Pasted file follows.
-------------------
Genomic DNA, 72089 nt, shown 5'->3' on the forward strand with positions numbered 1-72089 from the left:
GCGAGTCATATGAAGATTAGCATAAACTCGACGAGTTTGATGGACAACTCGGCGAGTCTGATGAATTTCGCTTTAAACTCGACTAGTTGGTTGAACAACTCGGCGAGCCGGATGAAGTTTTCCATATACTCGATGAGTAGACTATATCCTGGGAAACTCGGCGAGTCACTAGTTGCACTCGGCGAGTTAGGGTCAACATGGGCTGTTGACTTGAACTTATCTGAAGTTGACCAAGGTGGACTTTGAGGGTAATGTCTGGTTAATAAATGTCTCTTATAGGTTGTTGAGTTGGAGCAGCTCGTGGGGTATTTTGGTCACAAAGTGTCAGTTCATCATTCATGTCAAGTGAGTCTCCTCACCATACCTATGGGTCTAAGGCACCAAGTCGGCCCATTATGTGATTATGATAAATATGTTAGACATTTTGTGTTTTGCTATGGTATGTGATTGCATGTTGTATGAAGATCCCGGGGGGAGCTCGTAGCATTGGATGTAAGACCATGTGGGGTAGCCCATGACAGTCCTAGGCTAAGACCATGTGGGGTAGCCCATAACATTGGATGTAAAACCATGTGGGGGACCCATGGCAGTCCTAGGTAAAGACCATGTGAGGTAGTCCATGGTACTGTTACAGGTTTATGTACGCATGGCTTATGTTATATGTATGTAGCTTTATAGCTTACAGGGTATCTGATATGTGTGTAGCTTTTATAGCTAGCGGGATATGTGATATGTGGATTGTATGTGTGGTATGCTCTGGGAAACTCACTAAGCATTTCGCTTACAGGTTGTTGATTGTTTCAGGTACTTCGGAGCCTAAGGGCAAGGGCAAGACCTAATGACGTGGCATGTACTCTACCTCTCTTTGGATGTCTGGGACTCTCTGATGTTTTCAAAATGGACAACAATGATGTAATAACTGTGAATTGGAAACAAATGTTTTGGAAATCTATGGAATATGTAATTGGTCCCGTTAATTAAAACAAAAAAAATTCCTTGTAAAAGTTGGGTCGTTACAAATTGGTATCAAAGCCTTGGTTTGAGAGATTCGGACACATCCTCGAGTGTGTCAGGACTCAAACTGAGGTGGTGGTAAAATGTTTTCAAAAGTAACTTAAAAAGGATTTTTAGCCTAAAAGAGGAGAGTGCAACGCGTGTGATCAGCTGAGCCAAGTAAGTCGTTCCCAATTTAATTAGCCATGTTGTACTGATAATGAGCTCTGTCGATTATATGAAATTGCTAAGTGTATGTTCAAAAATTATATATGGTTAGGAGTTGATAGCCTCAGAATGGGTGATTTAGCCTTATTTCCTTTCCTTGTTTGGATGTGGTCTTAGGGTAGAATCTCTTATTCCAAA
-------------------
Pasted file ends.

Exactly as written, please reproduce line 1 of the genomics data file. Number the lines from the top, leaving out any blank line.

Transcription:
Genomic DNA, 72089 nt, shown 5'->3' on the forward strand with positions numbered 1-72089 from the left: